Nearly 20 years ago, an image of six-year-old Elián González, who had been rescued at sea floating in an inner tube after his mother had drowned trying to escape Cuba for the U.S., captivated the country.
The photograph, which depicted militarized federal agents seizing a petrified Elián at gunpoint from the arms of the fisherman who rescued him, reframed the debate over the excessive use of government force to apply immigration law. The Washington Post even claimed the image “created the debate.”
This week’s image of Óscar Alberto Martínez Ramírez and his two-year-old daughter Valeria, who sadly had no inner tube, has the potential to do the same for today’s immigration debate. The photograph of father and daughter, lying dead in each other’s arms at the foot of the Rio Grande, is a haunting distillation of the human toll of migration today.
Such evocative images can do more to shift public opinion than a hundred think tank white papers or talking point-laden op-eds. They touch us on a visceral and emotional level, overcoming the resistance to arguments directed at the brain’s frontal lobe.
Like the González image, this week’s one is a reminder of the personally and economically oppressive conditions in Central America that lead parents to risk their children’s lives in the pursuit of a better life in the United States. Like the 2015 photo of a dead three-year-old Syrian boy washed up on the Mediterranean shore, it puts a face to the stories and statistics of migrant deaths.
It’s nearly impossible, living in the comfort of Netflix, Amazon Prime, and a booming economy, to understand the brutal economic conditions, migrants face thanks to their socialist governments that are rife with corruption. Even the horror stories of pervasive violence and poverty don’t pierce the consciousness like this photo.
According to his mother, Ramirez wanted to work in the U.S. for a few years to save up enough money to buy a home in El Salvador. “They wanted the American dream,” she said. Reportedly, the family tried to apply for asylum but were faced with an indefinite wait thanks to the current immigration policy of “metering,” which severely restricts the number of daily asylum applications at official border crossings.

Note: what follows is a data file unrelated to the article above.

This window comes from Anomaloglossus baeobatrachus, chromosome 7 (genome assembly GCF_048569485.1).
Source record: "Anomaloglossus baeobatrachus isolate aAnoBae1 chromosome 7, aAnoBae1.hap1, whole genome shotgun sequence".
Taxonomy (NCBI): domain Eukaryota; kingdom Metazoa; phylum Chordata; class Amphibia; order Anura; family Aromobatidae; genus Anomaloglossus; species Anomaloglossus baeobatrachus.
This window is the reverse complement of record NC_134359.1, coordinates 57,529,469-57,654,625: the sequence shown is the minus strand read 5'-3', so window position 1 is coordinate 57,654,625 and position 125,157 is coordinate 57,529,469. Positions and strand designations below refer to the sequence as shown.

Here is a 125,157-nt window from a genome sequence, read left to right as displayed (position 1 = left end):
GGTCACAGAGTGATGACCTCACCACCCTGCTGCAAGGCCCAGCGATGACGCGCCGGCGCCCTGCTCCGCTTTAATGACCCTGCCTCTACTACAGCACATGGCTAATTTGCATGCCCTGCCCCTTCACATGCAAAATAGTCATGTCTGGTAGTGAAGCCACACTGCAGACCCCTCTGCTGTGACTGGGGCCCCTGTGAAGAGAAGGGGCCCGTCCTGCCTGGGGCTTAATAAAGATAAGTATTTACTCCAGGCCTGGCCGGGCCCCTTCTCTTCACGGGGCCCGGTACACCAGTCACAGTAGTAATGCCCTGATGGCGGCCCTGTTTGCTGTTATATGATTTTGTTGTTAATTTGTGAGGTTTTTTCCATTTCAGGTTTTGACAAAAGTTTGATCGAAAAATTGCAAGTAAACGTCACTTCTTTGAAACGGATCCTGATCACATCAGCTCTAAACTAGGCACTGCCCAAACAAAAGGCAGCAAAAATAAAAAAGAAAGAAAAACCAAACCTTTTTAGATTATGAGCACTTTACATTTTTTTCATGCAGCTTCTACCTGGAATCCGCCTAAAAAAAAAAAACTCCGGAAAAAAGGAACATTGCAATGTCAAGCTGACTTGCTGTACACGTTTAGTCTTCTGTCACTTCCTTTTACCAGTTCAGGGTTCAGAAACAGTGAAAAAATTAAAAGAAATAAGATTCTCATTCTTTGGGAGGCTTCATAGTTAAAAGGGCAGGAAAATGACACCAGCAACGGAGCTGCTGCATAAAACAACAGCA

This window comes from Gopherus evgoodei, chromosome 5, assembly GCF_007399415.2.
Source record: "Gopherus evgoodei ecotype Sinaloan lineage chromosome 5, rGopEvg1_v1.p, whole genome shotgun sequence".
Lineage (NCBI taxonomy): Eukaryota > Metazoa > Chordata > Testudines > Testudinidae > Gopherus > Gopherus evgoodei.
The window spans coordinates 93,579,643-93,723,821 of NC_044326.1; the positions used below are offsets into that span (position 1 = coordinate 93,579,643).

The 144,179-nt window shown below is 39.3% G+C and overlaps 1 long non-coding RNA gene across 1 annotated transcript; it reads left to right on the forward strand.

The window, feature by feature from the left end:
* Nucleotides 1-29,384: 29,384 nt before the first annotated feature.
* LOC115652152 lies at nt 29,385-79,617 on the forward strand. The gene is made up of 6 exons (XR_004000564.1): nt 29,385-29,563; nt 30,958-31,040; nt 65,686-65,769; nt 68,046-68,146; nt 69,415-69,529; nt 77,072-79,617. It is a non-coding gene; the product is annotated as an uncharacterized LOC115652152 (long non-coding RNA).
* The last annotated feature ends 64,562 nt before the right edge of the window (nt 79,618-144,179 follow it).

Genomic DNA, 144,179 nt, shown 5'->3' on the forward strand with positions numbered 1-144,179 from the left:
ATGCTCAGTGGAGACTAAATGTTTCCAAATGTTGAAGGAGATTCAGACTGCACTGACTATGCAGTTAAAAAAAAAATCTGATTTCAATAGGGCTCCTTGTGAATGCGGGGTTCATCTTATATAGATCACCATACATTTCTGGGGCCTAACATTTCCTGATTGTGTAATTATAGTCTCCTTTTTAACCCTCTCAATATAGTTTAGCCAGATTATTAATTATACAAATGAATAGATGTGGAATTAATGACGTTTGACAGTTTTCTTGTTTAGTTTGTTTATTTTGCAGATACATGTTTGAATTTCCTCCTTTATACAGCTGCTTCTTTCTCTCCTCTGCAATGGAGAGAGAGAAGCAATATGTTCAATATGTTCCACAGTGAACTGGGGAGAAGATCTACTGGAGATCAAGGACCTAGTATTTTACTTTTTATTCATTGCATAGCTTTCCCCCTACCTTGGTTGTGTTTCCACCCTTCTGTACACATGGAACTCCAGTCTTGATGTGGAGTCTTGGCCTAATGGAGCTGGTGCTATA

You don’t have to understand the nuances of immigration policy to look at this photo in anger and think: There’s got to be a better way to help these desperate migrants than leaving them with no other option than to swim across the Rio Grande. The image should melt away restrictionists’ steadfast opposition to immigrants in favor of a position that values the higher moral and Judeo-Christian impulse to value all life.
The inevitable strawman retort to this sympathetic position is: We can’t have open borders. Yet, as far as I can tell, no serious person is calling for such a policy. Rather, immigration reform must simply put in place some legitimate opportunity for people like Mr. Ramirez and his family to come to the U.S. to pursue the American dream in the same way our ancestors did. As we’re seeing, the current asylum system is not the answer.
The best practical and political immigration compromise to achieve this goal is a market-based work visa system, which would allow migrants to fill some of the 7.4 million unfilled jobs across the country. The Labor Department estimates that more than one million home care aides alone will be needed over the next several years to serve the aging Baby Boomers.
Would such reform have helped the Ramirez family? Maybe not. But it would at least have given them hope and something to strive for. At the moment, the existing work visa options are expensive, bureaucratic, seasonal, and vastly oversubscribed.
This policy reform should be attractive to Americans because it protects taxpayers by admitting migrants who immediately become productive members of society, paying taxes and boosting the economy.
Yet ultimately, such a solution is about morality. It’s about giving migrants the same opportunities that our forefathers enjoyed. It’s about saving the lives of people like Óscar and Valeria Ramírez.
Jordan Bruneau is an immigration policy analyst in Los Angeles.